Like so many of the classics on the 1001 Books list, it's easy to know the premise and/or general story of the books, but be utterly ignorant of the details. I've never read an Oscar Wilde play, but seen quite a few, enjoyed the films (both Wilde and The Importance of Being Earnest), and had only heard of Dorian Gray because my RRHB dragged me to the truly horrible The League of Extraordinary Gentlemen. What a surprise it was to read The Picture of Dorian Gray. It's different from what I expected, full of Wilde's infamous wit even if the writing is a little melodramatic, but it's also wonderfully spooky and even a little surprising in places.
A young, beautiful man becomes the subject of a painter, Basil Hallward. The blush and brilliance of his youth inspires the artist as nothing ever has before and the resulting piece contains a bit of magic he'll never achieve again. Dorian Gray, the subject, learns of his own beauty, through the painting and makes a vain wish to never suffer the indignities of losing his youth. The painting, once it hangs in Dorian's own house, starts to degrade each time he acts wickedly. It shoulders the burden of age. It withers, wrinkles and bleeds. Buoyed on by the psychology and philosophy of his best friend, Lord Henry Wotten, Dorian leads a life of purely hedonistic endeavors. He ruins women. He collects icons without any thought to their religious values. Society adores him, but he has enemies, women swoon, and men wish they were him. Sound familiar? Yet throughout it all, the painting haunts him, and makes it impossible for Dorian to completely forget his actions. The lives he ruined haunt Gray and by the end of the novel he questioning whether or not redemption is even possible.
The novel has gothic overtones, which I enjoyed immensely, as well as a character who's driven to act in ways he may not have had he not been celebrated for his external qualities. In a way, the novel reminded me of Woody Allen's film Match Point. There were so many quotable pages that I wished I had a physical copy of the book (instead of an ebook) so that I could earmark all the pages. And I was intensely curious about Wilde's decision to imbue the book with luscious and sometimes over the top descriptions of the natural world in which they live. Flowers, the smell of winter, the pine trees, lovely blossoms, everything compliments the glorious state of utter hedonism throughout. The malcontent Dorian feels towards the picture gets locked up in a dusty old schoolroom, closed off from his everyday life. The violence in the novel is contained and away from good society, as Lord Henry says, crime is beneath them. The moral of the story utterly apparent by the time the novel ends and, in a world where Hollywood images of ageless people rule the magazine stands, I'm surprised more references aren't made to the book in pop culture. A whole generation of Dorian Grays inhabit our modern world, raised up by millions wishing they too were young, beautiful and apparently indestructible.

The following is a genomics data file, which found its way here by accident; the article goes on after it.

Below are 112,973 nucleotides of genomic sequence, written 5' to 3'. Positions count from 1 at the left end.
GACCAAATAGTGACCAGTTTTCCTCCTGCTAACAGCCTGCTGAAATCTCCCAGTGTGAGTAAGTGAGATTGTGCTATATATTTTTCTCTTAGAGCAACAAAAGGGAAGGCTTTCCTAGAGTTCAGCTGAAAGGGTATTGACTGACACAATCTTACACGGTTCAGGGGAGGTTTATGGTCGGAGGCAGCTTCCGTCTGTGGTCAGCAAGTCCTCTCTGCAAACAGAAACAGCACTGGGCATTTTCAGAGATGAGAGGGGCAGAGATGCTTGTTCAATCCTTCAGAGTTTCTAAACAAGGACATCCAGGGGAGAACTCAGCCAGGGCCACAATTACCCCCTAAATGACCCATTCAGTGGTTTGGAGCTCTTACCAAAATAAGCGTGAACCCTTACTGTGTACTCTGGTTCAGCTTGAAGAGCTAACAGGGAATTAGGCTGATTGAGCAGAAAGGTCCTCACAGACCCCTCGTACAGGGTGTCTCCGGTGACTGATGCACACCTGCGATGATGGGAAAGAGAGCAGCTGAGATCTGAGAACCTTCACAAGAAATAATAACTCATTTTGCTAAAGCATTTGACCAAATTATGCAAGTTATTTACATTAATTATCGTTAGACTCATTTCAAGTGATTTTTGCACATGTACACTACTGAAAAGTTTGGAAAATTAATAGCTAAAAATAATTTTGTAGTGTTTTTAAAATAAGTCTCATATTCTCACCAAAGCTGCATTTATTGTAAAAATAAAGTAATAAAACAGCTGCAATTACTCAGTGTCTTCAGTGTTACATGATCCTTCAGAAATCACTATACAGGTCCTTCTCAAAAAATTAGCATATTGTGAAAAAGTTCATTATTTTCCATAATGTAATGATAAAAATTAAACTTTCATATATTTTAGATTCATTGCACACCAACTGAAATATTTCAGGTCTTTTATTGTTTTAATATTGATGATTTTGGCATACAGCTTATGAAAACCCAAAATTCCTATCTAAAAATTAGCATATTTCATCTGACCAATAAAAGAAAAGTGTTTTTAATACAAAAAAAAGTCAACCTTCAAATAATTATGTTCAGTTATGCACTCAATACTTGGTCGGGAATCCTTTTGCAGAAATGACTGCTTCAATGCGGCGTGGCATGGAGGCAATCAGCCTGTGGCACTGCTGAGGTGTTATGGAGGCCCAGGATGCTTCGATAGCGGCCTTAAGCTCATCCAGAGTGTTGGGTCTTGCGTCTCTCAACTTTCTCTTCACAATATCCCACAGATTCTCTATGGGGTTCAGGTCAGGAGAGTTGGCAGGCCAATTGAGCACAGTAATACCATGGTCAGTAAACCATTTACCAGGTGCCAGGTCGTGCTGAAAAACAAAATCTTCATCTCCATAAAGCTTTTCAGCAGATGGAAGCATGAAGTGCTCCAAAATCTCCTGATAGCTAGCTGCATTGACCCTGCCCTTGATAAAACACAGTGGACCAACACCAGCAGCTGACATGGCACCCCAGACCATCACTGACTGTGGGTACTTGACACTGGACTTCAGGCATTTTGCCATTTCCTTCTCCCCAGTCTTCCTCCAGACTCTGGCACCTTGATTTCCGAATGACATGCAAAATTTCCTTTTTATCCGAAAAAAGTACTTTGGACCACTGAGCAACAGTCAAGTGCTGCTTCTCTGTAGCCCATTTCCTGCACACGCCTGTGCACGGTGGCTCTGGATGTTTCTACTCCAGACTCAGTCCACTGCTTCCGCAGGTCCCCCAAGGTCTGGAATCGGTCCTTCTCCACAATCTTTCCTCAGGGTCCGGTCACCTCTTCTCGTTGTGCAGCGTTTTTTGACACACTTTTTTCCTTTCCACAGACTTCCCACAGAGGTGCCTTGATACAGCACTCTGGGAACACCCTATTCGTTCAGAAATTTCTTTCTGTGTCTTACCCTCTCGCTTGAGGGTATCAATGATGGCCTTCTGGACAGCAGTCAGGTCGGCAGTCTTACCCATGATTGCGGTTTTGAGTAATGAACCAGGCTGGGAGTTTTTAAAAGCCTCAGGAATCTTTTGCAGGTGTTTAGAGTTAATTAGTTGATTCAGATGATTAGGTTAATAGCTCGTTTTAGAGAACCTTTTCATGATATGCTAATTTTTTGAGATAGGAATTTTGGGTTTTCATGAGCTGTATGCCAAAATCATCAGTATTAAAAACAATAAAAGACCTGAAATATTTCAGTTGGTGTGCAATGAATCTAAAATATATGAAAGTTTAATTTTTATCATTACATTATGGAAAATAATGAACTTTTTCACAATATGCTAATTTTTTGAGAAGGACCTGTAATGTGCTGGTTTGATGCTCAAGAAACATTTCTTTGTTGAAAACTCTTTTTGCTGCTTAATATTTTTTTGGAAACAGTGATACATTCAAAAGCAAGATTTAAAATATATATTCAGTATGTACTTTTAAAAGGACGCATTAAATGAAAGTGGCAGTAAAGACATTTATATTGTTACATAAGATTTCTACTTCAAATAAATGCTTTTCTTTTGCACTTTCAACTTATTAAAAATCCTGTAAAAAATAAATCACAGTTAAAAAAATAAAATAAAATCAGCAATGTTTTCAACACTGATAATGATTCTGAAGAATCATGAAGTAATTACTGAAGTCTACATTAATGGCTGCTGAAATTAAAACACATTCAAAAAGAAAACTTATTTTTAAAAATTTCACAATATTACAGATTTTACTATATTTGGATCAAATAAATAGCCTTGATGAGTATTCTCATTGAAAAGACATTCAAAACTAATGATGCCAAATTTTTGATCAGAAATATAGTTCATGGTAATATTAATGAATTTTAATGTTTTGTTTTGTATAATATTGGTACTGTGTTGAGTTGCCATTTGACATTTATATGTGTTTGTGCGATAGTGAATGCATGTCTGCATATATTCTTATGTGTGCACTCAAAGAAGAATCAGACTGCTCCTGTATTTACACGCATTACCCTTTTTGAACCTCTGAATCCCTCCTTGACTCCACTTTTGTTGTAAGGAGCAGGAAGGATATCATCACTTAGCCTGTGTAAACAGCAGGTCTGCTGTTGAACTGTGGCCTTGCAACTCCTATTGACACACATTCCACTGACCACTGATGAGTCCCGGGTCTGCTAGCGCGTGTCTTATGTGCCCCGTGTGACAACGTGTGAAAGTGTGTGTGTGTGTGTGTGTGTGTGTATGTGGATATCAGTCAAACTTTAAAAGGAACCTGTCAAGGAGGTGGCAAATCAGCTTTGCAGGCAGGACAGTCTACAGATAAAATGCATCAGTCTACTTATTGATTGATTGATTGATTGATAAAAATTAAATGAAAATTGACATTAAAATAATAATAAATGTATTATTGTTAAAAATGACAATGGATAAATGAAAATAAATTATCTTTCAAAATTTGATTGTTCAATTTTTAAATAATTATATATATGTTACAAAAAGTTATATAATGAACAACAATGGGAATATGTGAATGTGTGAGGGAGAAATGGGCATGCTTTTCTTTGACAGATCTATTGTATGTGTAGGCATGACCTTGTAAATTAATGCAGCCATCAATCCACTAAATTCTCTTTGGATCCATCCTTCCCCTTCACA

READING CHALLENGES: The Picture of Dorian Gray is on the 1001 Books list, and is one of the 66 titles that I've highlighted for the year. Really I'm just trying to clean some space off my Sony Reader so that I can put some more classics on it. Truly, it's the best gadget I've ever owned. It's replaced my blackberry forever in my heart.
OSCAR WILDE SIGHTINGS: Left some lipstick behind and visited the statue in Dublin with Tina. Now I don't feel so much like a tourist.